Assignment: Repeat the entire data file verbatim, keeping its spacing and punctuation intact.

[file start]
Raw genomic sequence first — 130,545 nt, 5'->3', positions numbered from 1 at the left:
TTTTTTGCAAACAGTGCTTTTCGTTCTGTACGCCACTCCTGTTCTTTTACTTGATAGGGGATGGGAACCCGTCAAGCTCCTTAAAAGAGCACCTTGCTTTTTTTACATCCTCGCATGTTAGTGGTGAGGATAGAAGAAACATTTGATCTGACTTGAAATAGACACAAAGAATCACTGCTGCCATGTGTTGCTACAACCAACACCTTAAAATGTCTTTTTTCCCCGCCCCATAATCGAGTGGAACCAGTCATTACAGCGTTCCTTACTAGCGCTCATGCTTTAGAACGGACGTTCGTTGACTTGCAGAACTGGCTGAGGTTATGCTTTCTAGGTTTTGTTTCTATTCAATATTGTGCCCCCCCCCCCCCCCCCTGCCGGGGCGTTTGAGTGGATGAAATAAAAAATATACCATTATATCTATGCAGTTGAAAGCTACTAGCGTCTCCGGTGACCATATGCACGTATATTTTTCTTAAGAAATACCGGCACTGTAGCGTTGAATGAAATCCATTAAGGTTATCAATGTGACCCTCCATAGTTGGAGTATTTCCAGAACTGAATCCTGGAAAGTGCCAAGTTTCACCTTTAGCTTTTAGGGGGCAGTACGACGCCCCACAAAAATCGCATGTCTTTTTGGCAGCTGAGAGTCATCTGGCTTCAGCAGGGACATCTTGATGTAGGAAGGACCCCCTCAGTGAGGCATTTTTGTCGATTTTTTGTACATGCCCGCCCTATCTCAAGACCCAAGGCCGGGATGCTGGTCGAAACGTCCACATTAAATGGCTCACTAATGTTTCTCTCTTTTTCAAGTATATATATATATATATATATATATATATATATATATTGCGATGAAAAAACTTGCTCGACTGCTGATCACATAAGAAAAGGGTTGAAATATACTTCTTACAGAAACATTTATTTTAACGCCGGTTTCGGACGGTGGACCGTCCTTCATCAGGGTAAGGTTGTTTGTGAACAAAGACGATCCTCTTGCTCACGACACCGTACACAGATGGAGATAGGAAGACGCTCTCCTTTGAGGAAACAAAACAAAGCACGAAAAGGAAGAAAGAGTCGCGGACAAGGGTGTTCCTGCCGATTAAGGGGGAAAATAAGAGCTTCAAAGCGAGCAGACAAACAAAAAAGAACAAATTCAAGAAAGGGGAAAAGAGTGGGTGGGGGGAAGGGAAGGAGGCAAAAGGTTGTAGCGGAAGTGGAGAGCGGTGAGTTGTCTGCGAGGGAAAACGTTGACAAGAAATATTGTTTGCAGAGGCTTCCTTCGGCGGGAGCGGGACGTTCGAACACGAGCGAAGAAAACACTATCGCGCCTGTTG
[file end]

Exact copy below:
Raw genomic sequence first — 130,545 nt, 5'->3', positions numbered from 1 at the left:
TTTTTTGCAAACAGTGCTTTTCGTTCTGTACGCCACTCCTGTTCTTTTACTTGATAGGGGATGGGAACCCGTCAAGCTCCTTAAAAGAGCACCTTGCTTTTTTTACATCCTCGCATGTTAGTGGTGAGGATAGAAGAAACATTTGATCTGACTTGAAATAGACACAAAGAATCACTGCTGCCATGTGTTGCTACAACCAACACCTTAAAATGTCTTTTTTCCCCGCCCCATAATCGAGTGGAACCAGTCATTACAGCGTTCCTTACTAGCGCTCATGCTTTAGAACGGACGTTCGTTGACTTGCAGAACTGGCTGAGGTTATGCTTTCTAGGTTTTGTTTCTATTCAATATTGTGCCCCCCCCCCCCCCCCCTGCCGGGGCGTTTGAGTGGATGAAATAAAAAATATACCATTATATCTATGCAGTTGAAAGCTACTAGCGTCTCCGGTGACCATATGCACGTATATTTTTCTTAAGAAATACCGGCACTGTAGCGTTGAATGAAATCCATTAAGGTTATCAATGTGACCCTCCATAGTTGGAGTATTTCCAGAACTGAATCCTGGAAAGTGCCAAGTTTCACCTTTAGCTTTTAGGGGGCAGTACGACGCCCCACAAAAATCGCATGTCTTTTTGGCAGCTGAGAGTCATCTGGCTTCAGCAGGGACATCTTGATGTAGGAAGGACCCCCTCAGTGAGGCATTTTTGTCGATTTTTTGTACATGCCCGCCCTATCTCAAGACCCAAGGCCGGGATGCTGGTCGAAACGTCCACATTAAATGGCTCACTAATGTTTCTCTCTTTTTCAAGTATATATATATATATATATATATATATATATATATATTGCGATGAAAAAACTTGCTCGACTGCTGATCACATAAGAAAAGGGTTGAAATATACTTCTTACAGAAACATTTATTTTAACGCCGGTTTCGGACGGTGGACCGTCCTTCATCAGGGTAAGGTTGTTTGTGAACAAAGACGATCCTCTTGCTCACGACACCGTACACAGATGGAGATAGGAAGACGCTCTCCTTTGAGGAAACAAAACAAAGCACGAAAAGGAAGAAAGAGTCGCGGACAAGGGTGTTCCTGCCGATTAAGGGGGAAAATAAGAGCTTCAAAGCGAGCAGACAAACAAAAAAGAACAAATTCAAGAAAGGGGAAAAGAGTGGGTGGGGGGAAGGGAAGGAGGCAAAAGGTTGTAGCGGAAGTGGAGAGCGGTGAGTTGTCTGCGAGGGAAAACGTTGACAAGAAATATTGTTTGCAGAGGCTTCCTTCGGCGGGAGCGGGACGTTCGAACACGAGCGAAGAAAACACTATCGCGCCTGTTG